More cases of contaminated meat may be revealed within days, the government has warned as it raised fears that an international criminal conspiracy was behind the horse meat scandal.

The Romanian government is investigating whether the horsemeat came from a slaughterhouse in Romania, reported the BBC.

Frozen foods firm Findus, which has taken its beef lasagnes off shelves said it was looking into legal action as an internal investigation "strongly suggests" that the contamination "was not accidental".

The Trading Standards Institute has said the discovery of such high levels of horse meat suggests "deliberate fraudulent activity".

horse meat

Some Findus lasagnes were revealed to be almost entirely horse meat

Environment Secretary Owen Paterson said the next set of results on all retailers' and manufacturers' processed beef products could reveal further traces of horse meat.

"There may well be more bad results coming through, that's the point of doing this random analysis," Paterson said.

The results, ordered by the Food Standards Agency, are due on Friday,

Paterson said retailers have agreed plans to improved their food testing, adding that they hold the "ultimate responsibility" for making sure their food labelling is correct.

A ban on importing meat would not be allowed within the rules of the EU, but could be brought in if beef contaminated with horse meat is found to be a health risk, Paterson said.

Paterson said that if further tests find it does pose a risk he would "take the necessary action".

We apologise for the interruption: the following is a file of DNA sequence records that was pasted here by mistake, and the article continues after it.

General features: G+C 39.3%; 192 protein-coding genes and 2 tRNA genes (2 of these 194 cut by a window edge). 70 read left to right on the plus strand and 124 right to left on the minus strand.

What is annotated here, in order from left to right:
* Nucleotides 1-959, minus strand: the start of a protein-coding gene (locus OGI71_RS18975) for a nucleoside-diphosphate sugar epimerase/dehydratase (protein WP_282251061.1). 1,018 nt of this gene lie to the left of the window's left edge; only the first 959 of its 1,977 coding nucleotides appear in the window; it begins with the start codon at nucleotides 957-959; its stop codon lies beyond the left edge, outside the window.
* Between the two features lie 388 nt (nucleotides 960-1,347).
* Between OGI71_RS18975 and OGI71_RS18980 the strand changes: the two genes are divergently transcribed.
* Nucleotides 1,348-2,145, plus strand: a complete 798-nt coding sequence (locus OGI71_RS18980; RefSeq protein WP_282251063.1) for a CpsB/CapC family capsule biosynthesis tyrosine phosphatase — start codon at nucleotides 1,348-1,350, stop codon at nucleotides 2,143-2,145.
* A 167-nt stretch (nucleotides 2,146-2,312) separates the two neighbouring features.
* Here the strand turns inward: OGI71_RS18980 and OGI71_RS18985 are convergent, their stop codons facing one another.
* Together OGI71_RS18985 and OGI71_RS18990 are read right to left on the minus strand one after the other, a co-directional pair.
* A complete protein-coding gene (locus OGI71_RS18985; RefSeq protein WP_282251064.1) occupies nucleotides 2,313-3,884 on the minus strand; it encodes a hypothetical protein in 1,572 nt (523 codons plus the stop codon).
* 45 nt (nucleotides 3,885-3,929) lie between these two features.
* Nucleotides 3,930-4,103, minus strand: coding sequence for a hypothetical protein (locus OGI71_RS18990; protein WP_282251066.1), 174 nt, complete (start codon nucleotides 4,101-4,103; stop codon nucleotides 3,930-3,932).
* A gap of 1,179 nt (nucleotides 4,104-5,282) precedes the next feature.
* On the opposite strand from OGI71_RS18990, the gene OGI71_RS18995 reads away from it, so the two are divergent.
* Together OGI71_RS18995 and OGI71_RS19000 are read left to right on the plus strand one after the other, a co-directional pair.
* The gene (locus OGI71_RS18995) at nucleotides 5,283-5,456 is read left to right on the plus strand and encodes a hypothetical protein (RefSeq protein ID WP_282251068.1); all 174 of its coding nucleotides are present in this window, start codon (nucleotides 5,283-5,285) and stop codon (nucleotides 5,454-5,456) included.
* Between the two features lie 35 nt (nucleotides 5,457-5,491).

The Food Standards Agency (FSA) has said there is no evidence to suggest the horse meat is a health hazard but confirmed that tests have been ordered on products for the veterinary drug phenylbutazone as animals treated with "bute" are not allowed to enter the food chain.

He spoke after attending an emergency meeting with bosses from leading supermarkets, trade bodies and the Food Standards Agency (FSA) to discuss the scandal which has seen chains including Tesco, Lidl, Aldi and Iceland withdraw some products.

He said supermarkets and trade bodies have already begun plans to carry out more testing and report their results on a quarterly basis.

wild mustangs compassion

The Romanian government is investigating the horsemeat scandal

He said it was down to retailers to visit manufacturers and make sure they stick to the proper protocols to be sure themselves that the materials going into their products are what they are meant to be.

They had also agreed that consumers should be compensated if they have bought withdrawn products with no questions asked, he said.

Paterson added: "It's a question of either gross incompetence, but as I've said publicly and I'll repeat again, I'm more concerned there's actually an international criminal conspiracy here, and we've really got to get to the bottom of it.

"If there's a criminal act we will work with the authorities wherever they are to ensure the appropriate measures are taken.

"This is a conspiracy against the public. Selling a product as beef, and including a lot of horse in it is fraud."